In a crackdown on “un-Islamic dress,” Iranian authorities arrested eight individuals involved in Instagrams of women without headscarves. A former model was also questioned by the authorities on live state television as part of the operation which “targets Iran’s fashion elite for their use of social media.”
Prosecutor Javad Babei made the arrests public on TV, saying the operation was zeroing in on “threats to morality and the foundation of family.” A total of 29 people were notified about their allegedly problematic social media presence, but most had modified that behavior and, as a result, “did not face any judicial action,” Babei said. According to the BBC, the eight people who were arrested were among 170 identified by investigators as “being involved in modeling online”; in their ranks were 59 photographers and make-up artists, 58 models and 51 fashion salon managers and designers.
Babei said that modeling agencies were responsible for a significant chunk of Instagram activity originating in Iran — 20 percent of posts — and that these posts without headscarves are “making and spreading immoral and un-Islamic culture and promiscuity.”
The former model, Elham Arab, was questioned about photos she shared in which she is not wearing a headscarf. She called the photographs a “mistake” and said that people should “consider at what cost” they choose to take these actions. “For an Iranian film star they may not lose much but for a model she will certainly lose her hijab and honor.”
Arab, 26, had posted images of herself in bridal gowns. Her hair, plainly visible, was dyed blonde. During the interview on Sunday, she wore a black scarf and gloves as she related her “bitter experiences” and warned other young women to stay out of the industry. “You can be certain that no man would want to marry a model whose fame has come by losing her honor,” she said.
Iran arrests a network of models, make up & fashion artists & photographers who were active on instagram. pic.twitter.com/1qLY1YmwTP
— Negar (@NegarMortazavi) May 17, 2016
Arab acknowledged the work was lucrative (she allegedly earned about 2,000 pounds a month). But “it was not clear if her appearance was voluntary, as was said, or if it amounted to the kind of forced confession often used by the Iranian judiciary,” the Guardian reports, and though the identities of the detainees have not been made public, “some of the models have apparently been released on bail and at least a couple have since fled the country.”
Mostafa Alizadeh, spokesperson of the Iranian Centre for Surveying and Combating Organised Cyber Crimes, said that “sterilizing popular cyberspaces is on our agenda. We carried out this plan in 2013 with Facebook, and now Instagram is the focus.”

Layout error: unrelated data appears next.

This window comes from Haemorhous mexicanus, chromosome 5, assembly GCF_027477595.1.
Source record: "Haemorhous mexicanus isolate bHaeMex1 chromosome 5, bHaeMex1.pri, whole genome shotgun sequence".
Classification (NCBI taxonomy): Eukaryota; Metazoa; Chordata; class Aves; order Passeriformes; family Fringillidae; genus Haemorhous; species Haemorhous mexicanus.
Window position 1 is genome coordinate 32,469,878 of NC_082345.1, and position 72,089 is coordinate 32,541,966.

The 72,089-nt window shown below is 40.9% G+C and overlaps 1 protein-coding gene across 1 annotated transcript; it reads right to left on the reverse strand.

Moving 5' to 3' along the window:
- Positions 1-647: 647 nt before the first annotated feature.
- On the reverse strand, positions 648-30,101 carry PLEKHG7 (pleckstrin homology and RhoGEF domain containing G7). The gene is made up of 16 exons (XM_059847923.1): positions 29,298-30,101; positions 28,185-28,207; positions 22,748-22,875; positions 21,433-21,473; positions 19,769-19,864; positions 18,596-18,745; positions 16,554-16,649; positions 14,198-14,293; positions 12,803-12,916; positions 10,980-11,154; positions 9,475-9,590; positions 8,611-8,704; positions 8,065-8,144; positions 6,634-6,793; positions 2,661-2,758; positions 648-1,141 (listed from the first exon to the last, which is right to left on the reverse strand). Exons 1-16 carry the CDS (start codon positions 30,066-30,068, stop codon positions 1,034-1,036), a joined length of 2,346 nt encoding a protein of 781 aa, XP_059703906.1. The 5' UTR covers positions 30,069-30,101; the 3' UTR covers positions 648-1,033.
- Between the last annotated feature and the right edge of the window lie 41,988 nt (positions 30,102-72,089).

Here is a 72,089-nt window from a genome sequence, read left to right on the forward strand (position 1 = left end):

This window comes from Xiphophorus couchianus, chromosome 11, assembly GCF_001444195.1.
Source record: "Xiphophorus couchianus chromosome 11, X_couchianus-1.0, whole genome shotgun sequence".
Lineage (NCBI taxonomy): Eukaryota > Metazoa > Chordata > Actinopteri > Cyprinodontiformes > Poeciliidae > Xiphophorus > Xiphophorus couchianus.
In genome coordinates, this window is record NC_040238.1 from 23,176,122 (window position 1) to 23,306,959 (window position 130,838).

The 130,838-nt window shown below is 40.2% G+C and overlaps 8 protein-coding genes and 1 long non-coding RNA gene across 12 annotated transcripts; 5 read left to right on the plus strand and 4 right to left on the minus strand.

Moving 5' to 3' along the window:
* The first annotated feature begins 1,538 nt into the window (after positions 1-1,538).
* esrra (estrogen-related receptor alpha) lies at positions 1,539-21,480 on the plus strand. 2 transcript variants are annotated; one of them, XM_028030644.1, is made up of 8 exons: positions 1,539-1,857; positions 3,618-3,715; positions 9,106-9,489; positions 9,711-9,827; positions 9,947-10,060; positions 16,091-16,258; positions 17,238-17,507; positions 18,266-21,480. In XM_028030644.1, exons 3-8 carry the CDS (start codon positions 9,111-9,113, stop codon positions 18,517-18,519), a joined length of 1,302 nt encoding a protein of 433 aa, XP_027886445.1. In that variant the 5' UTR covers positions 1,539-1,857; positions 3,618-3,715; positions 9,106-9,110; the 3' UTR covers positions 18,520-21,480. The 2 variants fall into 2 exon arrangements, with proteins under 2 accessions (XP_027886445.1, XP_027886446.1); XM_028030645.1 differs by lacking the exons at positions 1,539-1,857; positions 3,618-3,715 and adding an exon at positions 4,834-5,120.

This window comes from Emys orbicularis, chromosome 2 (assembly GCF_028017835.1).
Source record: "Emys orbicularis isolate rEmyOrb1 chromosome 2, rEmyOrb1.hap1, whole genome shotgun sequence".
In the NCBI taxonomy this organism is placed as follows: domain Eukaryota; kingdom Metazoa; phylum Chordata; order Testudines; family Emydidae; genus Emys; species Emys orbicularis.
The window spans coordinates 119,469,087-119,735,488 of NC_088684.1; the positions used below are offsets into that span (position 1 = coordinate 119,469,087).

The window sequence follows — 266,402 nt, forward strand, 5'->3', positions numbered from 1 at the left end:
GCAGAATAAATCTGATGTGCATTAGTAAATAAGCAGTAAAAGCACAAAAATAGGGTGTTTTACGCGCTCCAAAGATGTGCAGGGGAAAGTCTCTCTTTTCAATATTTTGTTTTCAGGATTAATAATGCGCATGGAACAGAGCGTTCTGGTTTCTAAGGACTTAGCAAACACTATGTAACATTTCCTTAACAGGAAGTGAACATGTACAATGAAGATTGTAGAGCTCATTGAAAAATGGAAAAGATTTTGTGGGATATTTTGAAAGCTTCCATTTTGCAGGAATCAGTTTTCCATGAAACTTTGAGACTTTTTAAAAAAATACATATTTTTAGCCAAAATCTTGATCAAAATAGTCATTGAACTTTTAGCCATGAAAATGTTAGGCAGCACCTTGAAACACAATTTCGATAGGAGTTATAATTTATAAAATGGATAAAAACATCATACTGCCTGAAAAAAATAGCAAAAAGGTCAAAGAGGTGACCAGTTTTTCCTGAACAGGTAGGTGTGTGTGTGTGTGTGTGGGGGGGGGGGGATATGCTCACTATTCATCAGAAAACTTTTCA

Women have been required to cover their hair in accordance with Islamic law since the Islamic Revolution of 1979. But the past two years have been explosive ones for the Iranian fashion industry, as a religious edict by supreme leader Ayatollah Ali Khamenei ruled that modeling is, in fact, permissible under Islam.
In the wake of that policy change, the fashion industry in Iran has thrived — but, as the Guardian reports, “the revival has also led to a spike in the number of independent models working outside the auspices of licensed agencies, relying largely on their following on social networks such as Instagram and Telegram, an online messaging app used by one in four Iranians.” The crackdowns, codenamed Spider I and Spider II, came in the wake of the Iranian fashion industry’s rise.
“The enemy is trying to invest in [our] cultural and social domains in order to infiltrate the minds of our youth,” Abbas Jafari-Dolatabadi, Tehran’s prosecutor general, told reporters. “They are investing online through sexual attractions and [promise] of financial gains.”
On the television program, Jafar-Dolatabadi emphasized that it was not Iranians in the fashion industry but rather “the enemy” — as the New York Times put it, “Iran’s household label for the West and its unwanted influences” — that was to blame.
Does this enemy have a name, a face, a spokesperson? Well, on an Iranian news program on Sunday night, the Organized Cyberspace Crimes Unit of the Iranian Revolutionary Guards Corp accused noted internet-breaker Kim Kardashian of colluding with Instagram to corrupt Iranian women.
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A report from Iran Wire quotes OCCU spokesman Mostafa Alizadeh describing how Kardashian and her ilk “target young people and women” with the scandalous imagery they share. Alizadeh suggests Kardashian is employed by Instagram in some capacity as part of a complex plot to lure Iranian women toward a Western lifestyle and away from the teachings of Islam.
“These schemes originate from around the Persian Gulf and England,” Alizadeh said. “When you draw the operational graph, you will see that it is a foreign operation. Ms. Kim Kardashian is a popular fashion model so Instagram’s CEO tells her, ‘make this native.’ There is no doubt that financial support is involved as well. We are taking this very seriously.”
Instagram is permitted in Iran, though the authorities have implemented filters that hides unapproved content. Facebook and Twitter are blocked.